CiC event 27 April 2012

CRADLED IN CARICATURE : a multidisciplinary event

Friday 27 April 2012, COLT3, University of Kent, Canterbury

This one-day event approached the notion of ‘caricature’ as an artistic and social practice, using it to prompt debate and discussion on exaggeration, stereotyping, representation, and characterisation. The multi-disciplinary event therefore explored the following problems:

  • Why are societies framed by traditions of exaggeration and stereotyping?
  • To what extent does caricature disseminate didactic/polemical message?
  • What is the importance of media to the efficacy of caricature? How have print culture and the popular press played a role?
  • Under what cultural circumstances has caricature flourished in the past?
  • Where has caricature been located in the narrative of Western ‘art history’?
  • Are all societies and cultures (real, imagined; past, present) cradled in and constructed by caricature?

Download the #CiC12 poster here

Podcasts (in MP3 format) of each presentation are available to download below. Many thanks to Tim Keward for preparing these files.



10 Welcome

10:15 Introduction

10:30 Panel 1

11:30 Break

11:45 Guest speakers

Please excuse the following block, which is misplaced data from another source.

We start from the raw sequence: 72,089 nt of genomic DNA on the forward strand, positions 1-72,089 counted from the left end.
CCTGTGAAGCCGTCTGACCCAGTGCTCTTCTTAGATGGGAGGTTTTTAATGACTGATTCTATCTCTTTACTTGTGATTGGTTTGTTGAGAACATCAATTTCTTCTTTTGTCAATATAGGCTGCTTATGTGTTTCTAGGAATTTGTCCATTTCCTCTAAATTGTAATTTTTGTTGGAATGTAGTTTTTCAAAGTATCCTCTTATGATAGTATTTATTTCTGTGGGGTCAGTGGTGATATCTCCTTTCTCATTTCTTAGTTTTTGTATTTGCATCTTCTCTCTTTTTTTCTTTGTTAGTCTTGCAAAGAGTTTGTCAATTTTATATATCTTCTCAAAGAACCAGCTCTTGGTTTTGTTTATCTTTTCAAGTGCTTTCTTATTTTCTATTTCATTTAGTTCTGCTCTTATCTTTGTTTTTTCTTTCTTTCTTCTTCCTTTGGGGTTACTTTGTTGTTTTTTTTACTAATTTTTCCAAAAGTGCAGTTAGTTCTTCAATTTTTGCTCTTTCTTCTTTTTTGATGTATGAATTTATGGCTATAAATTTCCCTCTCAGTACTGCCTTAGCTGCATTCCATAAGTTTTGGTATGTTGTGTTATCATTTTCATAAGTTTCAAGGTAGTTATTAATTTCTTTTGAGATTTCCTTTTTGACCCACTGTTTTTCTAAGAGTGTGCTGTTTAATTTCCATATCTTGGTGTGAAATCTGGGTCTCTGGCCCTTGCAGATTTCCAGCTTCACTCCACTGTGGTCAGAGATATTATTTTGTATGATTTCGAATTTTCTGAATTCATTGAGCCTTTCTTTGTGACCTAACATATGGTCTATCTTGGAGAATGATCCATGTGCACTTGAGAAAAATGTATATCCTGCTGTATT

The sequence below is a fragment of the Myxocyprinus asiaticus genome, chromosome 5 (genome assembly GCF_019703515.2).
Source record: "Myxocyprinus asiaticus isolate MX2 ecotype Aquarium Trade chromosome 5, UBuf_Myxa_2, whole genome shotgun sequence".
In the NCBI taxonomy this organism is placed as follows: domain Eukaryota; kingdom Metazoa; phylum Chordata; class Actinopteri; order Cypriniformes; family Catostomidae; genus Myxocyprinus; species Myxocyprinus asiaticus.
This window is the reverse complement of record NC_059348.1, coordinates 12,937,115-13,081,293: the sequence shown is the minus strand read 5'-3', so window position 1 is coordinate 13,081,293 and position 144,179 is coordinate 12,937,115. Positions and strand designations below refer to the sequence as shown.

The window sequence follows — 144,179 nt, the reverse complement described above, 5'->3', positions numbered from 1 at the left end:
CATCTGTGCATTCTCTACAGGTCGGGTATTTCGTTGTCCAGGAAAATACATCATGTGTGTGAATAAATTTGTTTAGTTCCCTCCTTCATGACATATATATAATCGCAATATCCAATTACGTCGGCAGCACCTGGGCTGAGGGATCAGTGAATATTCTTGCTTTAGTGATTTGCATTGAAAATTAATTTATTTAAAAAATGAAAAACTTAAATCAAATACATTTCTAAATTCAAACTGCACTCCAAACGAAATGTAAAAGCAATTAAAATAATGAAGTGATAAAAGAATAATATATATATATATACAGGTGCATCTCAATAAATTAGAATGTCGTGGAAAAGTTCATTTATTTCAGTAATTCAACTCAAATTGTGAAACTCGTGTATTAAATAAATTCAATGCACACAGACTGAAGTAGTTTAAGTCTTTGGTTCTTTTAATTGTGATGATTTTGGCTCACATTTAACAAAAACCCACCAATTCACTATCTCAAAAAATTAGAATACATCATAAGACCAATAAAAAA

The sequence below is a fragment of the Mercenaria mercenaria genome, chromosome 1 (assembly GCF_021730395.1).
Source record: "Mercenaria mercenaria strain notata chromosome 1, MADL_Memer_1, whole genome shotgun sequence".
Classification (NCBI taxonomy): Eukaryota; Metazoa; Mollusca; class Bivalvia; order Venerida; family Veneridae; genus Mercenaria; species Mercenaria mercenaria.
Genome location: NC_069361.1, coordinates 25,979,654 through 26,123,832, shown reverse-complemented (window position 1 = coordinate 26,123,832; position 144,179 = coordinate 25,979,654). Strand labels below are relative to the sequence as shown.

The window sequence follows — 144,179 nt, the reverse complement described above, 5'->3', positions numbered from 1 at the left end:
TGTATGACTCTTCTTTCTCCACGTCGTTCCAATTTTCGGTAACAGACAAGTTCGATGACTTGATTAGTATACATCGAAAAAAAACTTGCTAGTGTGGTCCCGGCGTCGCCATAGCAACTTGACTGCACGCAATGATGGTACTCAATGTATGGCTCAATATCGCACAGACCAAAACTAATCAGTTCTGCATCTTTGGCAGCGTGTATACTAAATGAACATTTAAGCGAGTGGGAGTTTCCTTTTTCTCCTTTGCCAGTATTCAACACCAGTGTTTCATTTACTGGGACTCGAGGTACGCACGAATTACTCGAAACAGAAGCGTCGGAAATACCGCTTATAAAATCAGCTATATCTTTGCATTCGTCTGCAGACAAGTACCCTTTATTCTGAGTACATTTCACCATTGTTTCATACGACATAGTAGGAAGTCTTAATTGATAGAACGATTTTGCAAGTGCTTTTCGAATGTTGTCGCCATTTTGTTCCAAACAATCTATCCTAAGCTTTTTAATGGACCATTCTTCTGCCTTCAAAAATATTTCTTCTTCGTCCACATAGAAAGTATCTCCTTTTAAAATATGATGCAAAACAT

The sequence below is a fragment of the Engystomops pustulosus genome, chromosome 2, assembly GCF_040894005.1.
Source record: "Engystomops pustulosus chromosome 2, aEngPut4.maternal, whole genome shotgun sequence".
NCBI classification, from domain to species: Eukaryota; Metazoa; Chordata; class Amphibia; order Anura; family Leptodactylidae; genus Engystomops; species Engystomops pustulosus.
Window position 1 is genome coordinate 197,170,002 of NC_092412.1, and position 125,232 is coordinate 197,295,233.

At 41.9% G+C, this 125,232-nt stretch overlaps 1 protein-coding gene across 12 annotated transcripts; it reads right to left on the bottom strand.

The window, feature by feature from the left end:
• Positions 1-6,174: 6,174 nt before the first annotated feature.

1:15 Lunch

1:45 Panel 2 – Cradled in Contrast: The application of national stereotypes in eighteenth century caricature

  • Amy Milka (York) Next-Door Neighbours: The Contrast and Caricature in 1791 [audio] [visual]
  • Graeme Callister (York) Exchange, influence and plagiarism: stereotyping in eighteenth century travel literature [audio] [visual]
  • John Richard Moores (York) The contrasted identities in James Gillray’s National Conveniences [audio] [visual]
  • Question and Answer session [audio]

2:45 Keynote

4 Break

4:15 Workshop

  • Oliver Double (Kent) Characterisation and caricature in stand-up comedy : a practical workshop

5:30 Closing Remarks/Wine Reception


Attendance at Cradled in Caricature was free of charge though places were limited. For questions or queries about the event please email

For further announcements, please follow us on Twitter @CinCaricature.

This event was supported by the Faculty of Humanities, University of Kent, the Department of History of Art, University College London, The Paul Mellon Centre for Studies in British Art, and the Graduate School, University of Kent.


The above audio files and presentations (with the below exception) are, as with all content on licensed under a Creative Commons Attribution-NonCommercial 3.0 Unported License.
Exception: all third-party images reproduced on this blog are shared under Educational Fair Use. Therefore all copyright of third-party content posted here for research purposes belongs to its original owners.

 Creative Commons License


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…some thoughts on digital history, cartoons, and satire.

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